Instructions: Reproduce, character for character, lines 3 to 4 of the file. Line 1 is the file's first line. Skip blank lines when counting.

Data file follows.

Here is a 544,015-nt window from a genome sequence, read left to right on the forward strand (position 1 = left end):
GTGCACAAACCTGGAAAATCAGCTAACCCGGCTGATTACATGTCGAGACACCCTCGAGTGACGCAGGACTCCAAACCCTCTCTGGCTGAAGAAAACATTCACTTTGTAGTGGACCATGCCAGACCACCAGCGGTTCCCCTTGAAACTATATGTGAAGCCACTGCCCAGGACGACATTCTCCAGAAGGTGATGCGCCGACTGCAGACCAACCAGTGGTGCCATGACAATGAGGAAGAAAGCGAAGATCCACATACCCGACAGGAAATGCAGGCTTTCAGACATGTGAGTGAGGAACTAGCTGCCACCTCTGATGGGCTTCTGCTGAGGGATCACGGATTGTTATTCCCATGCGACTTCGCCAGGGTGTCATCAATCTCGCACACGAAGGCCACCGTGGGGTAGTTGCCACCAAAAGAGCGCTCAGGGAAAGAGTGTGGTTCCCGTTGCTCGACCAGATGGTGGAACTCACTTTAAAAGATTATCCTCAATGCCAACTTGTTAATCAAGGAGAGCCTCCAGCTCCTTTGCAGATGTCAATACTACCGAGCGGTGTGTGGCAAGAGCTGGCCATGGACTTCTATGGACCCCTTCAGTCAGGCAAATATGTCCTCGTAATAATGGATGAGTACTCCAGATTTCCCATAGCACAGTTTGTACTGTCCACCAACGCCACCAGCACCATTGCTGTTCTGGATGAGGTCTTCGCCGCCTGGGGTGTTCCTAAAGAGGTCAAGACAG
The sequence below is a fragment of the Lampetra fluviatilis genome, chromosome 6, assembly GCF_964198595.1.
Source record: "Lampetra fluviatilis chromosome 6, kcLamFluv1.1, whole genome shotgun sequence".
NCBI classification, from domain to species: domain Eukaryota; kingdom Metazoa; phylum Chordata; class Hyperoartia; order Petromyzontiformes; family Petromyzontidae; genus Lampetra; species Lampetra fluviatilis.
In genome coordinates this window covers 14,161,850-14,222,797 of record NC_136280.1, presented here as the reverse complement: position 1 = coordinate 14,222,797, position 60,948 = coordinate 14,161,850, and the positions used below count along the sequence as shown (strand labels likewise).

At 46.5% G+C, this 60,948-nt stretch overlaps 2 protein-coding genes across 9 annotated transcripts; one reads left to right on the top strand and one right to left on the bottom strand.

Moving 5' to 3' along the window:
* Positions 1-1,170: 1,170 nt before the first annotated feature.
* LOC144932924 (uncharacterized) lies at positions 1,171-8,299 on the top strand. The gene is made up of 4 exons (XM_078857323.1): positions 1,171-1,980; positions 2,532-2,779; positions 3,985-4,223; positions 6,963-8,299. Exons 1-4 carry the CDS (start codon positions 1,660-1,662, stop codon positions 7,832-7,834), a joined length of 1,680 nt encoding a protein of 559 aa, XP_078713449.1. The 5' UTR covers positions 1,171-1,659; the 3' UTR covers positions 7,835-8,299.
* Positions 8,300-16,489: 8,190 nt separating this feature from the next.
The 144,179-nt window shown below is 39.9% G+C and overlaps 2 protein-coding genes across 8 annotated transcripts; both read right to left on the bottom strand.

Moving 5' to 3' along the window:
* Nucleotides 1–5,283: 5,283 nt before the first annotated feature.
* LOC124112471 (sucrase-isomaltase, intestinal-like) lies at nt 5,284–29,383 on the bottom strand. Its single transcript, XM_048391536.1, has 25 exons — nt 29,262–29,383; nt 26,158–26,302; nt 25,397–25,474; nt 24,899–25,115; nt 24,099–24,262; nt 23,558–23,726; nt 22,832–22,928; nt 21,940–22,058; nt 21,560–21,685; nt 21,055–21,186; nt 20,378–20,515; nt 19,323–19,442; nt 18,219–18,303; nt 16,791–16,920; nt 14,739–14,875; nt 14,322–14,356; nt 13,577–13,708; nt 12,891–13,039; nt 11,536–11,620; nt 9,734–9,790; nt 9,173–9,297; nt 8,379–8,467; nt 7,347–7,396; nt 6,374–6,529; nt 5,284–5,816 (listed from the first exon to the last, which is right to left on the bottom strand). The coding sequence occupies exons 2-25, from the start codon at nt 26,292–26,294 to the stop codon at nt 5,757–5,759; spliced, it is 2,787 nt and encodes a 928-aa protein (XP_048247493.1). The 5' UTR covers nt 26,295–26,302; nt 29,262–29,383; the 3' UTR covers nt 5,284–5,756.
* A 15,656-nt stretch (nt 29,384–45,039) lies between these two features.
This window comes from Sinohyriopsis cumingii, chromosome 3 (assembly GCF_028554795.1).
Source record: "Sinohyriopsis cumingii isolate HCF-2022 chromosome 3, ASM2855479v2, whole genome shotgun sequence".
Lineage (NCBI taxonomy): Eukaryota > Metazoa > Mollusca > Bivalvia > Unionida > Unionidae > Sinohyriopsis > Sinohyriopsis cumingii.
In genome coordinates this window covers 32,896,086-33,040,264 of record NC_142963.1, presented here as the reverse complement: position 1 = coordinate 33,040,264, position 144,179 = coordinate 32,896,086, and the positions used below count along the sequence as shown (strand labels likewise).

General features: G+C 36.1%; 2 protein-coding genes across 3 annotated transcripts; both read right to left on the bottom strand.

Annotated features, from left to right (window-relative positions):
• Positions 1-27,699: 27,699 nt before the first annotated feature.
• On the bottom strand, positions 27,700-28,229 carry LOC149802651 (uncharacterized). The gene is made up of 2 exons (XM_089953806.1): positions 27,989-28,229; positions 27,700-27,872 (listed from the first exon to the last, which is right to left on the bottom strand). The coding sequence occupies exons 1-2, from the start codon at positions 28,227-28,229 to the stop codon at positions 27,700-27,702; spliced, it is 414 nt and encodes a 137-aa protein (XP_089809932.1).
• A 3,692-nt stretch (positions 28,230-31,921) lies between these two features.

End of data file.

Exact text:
The sequence below is a fragment of the Lampetra fluviatilis genome, chromosome 6, assembly GCF_964198595.1.
Source record: "Lampetra fluviatilis chromosome 6, kcLamFluv1.1, whole genome shotgun sequence".